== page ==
This wasn’t the first – and won’t be the last – time China and the United States differ over North Korea policy. After all, successive U.S presidents – from Bill Clinton to George W. Bush to Barack Obama – have unsuccessfully sought Beijing’s support in trying to restrain North Korea.

It’s true that China voted for the U.S.-sponsored sanctions imposed by the Security Council following North Korea’s nuclear and missile tests in 2006 and 2009, and there have been moments when Beijing seemed to recognize its potential as a responsible international stakeholder (or at least realized that its own diplomatic interests were at stake). But it’s also clear that although Beijing has officially backed U.N. sanctions, it has no intention of actually enforcing such measures. On the contrary, China has been supplying food, oil and other strategic commodities to shore up its North Korean ally. China’s reported timely food shipments in early April, for example, would have helped ease acute food shortages in North Korea, likely emboldening Kim to spurn U.S. food aid and defy U.S. pressure.

The reality is that China sees its national interests as being best served by a secure and stable North Korean regime, and it is determined to do what is necessary to preserve the status quo on the Korean Peninsula. Unlike the United States, Japan and South Korea, China doesn’t really worry about a nuclear-armed North Korea, with strategists in Beijing instead seeing North Korea as an important asset – not only as a geographical buffer, but also a useful diplomatic pawn in its dealings with the U.S. and its allies.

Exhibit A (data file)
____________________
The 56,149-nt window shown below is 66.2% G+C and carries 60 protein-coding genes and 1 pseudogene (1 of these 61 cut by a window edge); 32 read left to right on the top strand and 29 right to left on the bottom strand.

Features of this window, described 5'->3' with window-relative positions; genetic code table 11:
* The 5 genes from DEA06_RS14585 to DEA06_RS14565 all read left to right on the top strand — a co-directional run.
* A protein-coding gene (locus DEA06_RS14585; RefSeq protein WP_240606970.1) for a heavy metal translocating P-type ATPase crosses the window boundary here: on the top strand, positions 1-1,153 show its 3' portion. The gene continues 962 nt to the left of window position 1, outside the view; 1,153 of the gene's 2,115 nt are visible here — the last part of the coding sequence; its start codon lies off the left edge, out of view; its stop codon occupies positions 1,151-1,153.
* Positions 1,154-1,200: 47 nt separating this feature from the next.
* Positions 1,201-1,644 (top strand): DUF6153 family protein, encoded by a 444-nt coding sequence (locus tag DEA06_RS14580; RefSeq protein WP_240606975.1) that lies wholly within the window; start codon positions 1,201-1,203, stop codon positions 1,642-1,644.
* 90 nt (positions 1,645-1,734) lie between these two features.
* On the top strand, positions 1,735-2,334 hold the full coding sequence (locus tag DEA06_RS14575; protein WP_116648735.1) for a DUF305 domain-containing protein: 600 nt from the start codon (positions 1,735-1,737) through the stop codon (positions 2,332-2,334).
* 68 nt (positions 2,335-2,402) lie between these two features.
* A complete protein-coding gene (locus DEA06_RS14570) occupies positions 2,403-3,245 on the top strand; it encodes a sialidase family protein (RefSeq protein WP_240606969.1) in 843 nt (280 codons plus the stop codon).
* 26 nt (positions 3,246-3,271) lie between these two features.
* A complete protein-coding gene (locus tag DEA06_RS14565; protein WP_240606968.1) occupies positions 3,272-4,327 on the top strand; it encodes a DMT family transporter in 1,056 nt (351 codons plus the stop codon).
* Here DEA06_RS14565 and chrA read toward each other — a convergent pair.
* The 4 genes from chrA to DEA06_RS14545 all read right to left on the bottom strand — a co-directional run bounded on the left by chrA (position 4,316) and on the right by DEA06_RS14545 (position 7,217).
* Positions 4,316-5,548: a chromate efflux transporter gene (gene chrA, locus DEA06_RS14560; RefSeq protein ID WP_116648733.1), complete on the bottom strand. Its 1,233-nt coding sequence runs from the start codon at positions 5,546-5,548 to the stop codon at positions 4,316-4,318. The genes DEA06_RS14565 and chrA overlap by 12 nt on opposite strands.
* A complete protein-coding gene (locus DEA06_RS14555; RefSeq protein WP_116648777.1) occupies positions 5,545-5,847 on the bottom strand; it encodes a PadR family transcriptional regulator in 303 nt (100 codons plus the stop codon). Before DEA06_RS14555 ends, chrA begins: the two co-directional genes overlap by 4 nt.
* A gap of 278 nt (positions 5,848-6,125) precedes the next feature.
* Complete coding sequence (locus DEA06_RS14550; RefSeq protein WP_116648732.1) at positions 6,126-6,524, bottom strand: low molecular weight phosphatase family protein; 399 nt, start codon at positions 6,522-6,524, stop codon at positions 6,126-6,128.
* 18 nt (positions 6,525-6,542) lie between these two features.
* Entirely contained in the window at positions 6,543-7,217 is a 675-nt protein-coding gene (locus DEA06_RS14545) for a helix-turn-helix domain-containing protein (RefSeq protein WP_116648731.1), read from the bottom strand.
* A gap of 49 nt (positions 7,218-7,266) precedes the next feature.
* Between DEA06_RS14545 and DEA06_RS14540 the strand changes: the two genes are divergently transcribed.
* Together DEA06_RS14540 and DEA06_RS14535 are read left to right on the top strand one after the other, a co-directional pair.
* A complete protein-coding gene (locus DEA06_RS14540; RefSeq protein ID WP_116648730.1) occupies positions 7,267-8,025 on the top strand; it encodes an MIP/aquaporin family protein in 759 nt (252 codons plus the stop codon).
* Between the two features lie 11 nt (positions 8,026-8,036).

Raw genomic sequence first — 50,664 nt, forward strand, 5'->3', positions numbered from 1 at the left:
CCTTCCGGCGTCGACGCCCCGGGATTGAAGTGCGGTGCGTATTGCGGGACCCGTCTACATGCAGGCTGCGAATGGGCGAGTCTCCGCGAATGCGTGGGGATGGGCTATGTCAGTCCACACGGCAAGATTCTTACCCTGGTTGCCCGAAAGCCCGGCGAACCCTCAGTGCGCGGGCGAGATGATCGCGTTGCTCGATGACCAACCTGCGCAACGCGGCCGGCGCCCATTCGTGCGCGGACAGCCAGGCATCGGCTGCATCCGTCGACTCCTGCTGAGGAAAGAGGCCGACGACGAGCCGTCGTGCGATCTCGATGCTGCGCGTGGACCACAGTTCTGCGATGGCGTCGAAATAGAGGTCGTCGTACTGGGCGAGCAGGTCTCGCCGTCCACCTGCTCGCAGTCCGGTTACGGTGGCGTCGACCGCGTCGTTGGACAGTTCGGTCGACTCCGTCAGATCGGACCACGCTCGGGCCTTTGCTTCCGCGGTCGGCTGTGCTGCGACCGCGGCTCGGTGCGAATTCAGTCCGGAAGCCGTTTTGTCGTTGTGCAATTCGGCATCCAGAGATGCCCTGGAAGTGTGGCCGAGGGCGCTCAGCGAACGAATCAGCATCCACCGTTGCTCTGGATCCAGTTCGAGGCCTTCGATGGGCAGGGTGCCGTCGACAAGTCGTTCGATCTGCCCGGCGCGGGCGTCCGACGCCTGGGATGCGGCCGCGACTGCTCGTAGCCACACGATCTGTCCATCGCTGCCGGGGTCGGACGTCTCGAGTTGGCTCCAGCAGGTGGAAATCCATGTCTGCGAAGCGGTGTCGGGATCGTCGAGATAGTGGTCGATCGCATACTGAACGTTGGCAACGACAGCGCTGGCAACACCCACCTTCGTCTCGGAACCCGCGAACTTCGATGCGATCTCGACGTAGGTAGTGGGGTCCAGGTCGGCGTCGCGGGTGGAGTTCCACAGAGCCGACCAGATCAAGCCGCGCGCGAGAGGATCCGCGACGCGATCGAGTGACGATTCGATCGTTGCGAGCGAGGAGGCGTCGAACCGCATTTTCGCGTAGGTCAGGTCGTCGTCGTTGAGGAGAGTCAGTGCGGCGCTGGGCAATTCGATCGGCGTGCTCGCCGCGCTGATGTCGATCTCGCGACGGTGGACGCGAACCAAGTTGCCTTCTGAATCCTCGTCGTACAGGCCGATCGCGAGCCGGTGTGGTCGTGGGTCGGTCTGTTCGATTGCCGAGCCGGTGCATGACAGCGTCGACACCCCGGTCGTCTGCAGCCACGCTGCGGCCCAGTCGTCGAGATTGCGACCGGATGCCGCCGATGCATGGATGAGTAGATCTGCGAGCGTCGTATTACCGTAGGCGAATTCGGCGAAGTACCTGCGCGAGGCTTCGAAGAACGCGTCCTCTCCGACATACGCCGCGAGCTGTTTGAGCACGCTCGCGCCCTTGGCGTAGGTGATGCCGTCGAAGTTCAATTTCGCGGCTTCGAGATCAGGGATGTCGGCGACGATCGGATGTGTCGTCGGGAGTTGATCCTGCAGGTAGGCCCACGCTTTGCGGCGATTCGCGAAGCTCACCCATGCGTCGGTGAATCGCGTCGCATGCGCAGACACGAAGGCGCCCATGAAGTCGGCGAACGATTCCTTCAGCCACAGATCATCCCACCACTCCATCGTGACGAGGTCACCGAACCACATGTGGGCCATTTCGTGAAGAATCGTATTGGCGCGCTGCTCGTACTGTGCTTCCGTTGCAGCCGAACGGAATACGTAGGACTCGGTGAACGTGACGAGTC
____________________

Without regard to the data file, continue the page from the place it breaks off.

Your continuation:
It’s possible, of course, that North Korea will at some point succumb to international pressure and suspend further tests of its nuclear and long-range missile programs. But it seems more likely that until it has fully mastered the technology for mounting and launching nuclear warheads on intercontinental ballistic missiles, that it will continue with its tests. After all, the Kim regime – and especially the powerful military establishment – believes the survival of the country itself depends on the acquisition of nuclear weapons. In a system that preaches the principle of military first, military leaders almost certainly dominate decision making, especially with the country’s new young leader still trying to find his feet.

The U.S. policy of engagement, and its dependence on China’s goodwill in trying to realize Pyongyang’s denuclearization, has been a dismal failure. It’s therefore time the Obama administration drew up a new strategy, one that doesn’t outsource the North Korean problem to a Beijing that is pursuing its own, quite different agenda.

The Obama administration must accept that although the U.S. and China sleep in the same bed in East Asia, they have quite different dreams. And the current U.S. approach of endless dialogue with China on this issue risks seeing its dream turned into the nightmare of an even more deadly nuclear North Korea.

Parris H. Chang is professor emeritus of political science at Pennsylvania State University and chief executive of the Taiwan Institute of Political, Economic and Strategic Studies. He is a former deputy secretary general of Taiwan’s National Security Council.